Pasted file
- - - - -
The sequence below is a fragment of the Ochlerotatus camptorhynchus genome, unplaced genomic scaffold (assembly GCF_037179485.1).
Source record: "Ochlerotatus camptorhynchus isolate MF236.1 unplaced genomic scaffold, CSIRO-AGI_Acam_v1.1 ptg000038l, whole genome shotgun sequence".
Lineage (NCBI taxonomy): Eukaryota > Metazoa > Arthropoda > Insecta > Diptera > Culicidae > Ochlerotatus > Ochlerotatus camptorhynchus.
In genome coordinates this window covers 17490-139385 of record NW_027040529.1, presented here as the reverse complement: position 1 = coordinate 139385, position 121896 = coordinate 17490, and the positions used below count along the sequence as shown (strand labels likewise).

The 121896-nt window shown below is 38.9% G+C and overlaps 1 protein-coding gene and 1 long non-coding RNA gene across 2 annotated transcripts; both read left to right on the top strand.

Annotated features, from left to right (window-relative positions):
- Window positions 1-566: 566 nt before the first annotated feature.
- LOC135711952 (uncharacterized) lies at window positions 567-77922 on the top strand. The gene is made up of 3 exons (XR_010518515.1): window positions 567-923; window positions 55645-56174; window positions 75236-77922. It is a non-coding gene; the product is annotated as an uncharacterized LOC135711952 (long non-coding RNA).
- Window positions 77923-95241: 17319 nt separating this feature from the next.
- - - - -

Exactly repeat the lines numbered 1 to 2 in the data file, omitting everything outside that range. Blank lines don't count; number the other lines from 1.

The sequence below is a fragment of the Ochlerotatus camptorhynchus genome, unplaced genomic scaffold (assembly GCF_037179485.1).
Source record: "Ochlerotatus camptorhynchus isolate MF236.1 unplaced genomic scaffold, CSIRO-AGI_Acam_v1.1 ptg000038l, whole genome shotgun sequence".